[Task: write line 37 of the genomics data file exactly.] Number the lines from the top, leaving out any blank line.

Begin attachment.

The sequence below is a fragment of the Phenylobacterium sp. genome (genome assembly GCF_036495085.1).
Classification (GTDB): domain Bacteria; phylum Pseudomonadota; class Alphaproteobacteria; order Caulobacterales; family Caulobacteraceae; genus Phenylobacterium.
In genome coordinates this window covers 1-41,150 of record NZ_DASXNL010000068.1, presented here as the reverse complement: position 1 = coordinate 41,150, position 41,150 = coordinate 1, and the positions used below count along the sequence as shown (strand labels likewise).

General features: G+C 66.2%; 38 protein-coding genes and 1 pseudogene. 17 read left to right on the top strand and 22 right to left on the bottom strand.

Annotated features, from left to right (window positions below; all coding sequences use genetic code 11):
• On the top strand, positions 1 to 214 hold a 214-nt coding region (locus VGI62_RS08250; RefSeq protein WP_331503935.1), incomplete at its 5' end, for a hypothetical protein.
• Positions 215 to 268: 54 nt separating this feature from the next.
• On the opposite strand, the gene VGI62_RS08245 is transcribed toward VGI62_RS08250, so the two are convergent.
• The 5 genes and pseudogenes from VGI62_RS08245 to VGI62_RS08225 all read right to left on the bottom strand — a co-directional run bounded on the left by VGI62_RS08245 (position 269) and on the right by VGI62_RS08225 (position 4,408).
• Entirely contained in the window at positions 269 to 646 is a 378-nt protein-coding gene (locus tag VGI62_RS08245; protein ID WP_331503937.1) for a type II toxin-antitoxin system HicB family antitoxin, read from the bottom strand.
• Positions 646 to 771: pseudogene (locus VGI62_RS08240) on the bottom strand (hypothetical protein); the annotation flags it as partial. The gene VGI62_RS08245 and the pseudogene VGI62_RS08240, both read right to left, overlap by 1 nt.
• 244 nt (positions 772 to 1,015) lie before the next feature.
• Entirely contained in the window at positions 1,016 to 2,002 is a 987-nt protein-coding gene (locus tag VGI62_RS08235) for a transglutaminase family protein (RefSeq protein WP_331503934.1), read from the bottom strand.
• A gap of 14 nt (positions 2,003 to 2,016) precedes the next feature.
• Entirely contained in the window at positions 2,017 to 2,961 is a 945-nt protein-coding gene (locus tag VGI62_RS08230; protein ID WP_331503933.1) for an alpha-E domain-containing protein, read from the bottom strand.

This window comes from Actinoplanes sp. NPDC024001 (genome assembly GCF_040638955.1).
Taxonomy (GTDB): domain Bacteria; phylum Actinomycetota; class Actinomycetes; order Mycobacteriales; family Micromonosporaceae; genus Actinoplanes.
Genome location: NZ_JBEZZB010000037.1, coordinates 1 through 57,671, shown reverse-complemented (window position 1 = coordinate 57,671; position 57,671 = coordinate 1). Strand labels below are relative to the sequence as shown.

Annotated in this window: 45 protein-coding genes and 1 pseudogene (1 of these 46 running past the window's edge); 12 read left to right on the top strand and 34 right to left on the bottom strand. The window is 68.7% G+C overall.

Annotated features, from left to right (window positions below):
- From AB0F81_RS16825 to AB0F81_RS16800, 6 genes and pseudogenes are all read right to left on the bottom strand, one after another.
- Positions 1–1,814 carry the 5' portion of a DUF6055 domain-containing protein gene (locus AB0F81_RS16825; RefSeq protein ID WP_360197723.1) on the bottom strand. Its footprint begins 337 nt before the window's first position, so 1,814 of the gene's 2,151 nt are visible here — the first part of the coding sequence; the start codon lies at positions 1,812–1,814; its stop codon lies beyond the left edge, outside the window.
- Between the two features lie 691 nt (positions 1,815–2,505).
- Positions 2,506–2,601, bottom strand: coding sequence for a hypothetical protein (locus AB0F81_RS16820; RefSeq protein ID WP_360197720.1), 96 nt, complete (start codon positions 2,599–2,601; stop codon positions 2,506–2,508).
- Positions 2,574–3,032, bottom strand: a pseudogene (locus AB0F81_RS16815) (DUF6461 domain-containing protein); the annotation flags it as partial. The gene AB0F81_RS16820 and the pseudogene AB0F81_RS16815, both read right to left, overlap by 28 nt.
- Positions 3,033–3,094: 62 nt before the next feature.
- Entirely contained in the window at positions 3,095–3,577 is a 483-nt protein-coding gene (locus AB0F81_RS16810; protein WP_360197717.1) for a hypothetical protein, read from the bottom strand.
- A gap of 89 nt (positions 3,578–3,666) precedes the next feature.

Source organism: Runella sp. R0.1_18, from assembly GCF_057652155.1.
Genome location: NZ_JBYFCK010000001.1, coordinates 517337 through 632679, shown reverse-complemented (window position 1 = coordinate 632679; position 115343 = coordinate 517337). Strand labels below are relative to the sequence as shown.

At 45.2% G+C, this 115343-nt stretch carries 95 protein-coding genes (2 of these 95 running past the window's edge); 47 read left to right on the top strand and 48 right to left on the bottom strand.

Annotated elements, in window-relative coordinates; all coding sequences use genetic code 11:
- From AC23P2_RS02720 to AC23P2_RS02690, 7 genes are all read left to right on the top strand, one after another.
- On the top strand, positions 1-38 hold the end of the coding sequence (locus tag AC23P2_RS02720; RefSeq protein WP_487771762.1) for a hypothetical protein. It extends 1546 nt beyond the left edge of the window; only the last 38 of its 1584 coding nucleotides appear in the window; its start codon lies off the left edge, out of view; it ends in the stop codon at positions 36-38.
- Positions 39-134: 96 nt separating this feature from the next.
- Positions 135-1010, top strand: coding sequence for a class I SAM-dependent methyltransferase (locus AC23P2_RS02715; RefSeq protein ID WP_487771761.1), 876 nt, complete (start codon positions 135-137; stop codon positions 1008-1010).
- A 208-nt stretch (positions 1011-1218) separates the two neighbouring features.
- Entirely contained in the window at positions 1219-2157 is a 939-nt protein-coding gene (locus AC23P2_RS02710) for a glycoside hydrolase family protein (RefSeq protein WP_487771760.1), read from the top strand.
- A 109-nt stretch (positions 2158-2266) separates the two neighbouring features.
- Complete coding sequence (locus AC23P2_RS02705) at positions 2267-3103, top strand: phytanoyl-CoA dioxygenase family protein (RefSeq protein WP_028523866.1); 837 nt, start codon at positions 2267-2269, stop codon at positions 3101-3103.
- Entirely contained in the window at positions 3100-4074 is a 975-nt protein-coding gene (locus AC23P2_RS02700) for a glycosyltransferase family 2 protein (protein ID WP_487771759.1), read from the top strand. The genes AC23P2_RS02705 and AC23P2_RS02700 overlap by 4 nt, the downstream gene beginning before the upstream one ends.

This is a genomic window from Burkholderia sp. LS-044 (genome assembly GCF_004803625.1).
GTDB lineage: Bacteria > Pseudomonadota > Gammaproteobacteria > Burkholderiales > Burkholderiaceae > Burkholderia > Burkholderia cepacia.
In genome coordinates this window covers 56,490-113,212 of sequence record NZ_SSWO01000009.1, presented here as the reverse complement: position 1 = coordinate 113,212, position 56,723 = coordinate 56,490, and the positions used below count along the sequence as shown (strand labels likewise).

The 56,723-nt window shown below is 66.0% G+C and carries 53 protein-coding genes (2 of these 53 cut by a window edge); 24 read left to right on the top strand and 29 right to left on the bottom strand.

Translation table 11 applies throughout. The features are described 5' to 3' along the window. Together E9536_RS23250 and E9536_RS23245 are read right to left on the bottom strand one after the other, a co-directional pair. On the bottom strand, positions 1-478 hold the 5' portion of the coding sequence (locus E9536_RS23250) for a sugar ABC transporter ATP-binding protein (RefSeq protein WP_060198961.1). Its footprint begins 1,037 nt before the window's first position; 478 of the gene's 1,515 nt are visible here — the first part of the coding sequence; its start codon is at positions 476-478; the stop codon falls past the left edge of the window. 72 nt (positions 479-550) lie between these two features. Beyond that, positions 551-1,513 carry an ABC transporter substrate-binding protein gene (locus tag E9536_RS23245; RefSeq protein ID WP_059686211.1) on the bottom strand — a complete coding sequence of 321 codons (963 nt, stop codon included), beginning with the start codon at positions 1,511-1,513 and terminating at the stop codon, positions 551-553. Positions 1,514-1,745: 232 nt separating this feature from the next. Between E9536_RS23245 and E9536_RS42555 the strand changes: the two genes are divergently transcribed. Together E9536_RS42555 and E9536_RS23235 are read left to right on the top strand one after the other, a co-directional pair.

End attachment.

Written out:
- A 208-nt stretch (positions 1011-1218) separates the two neighbouring features.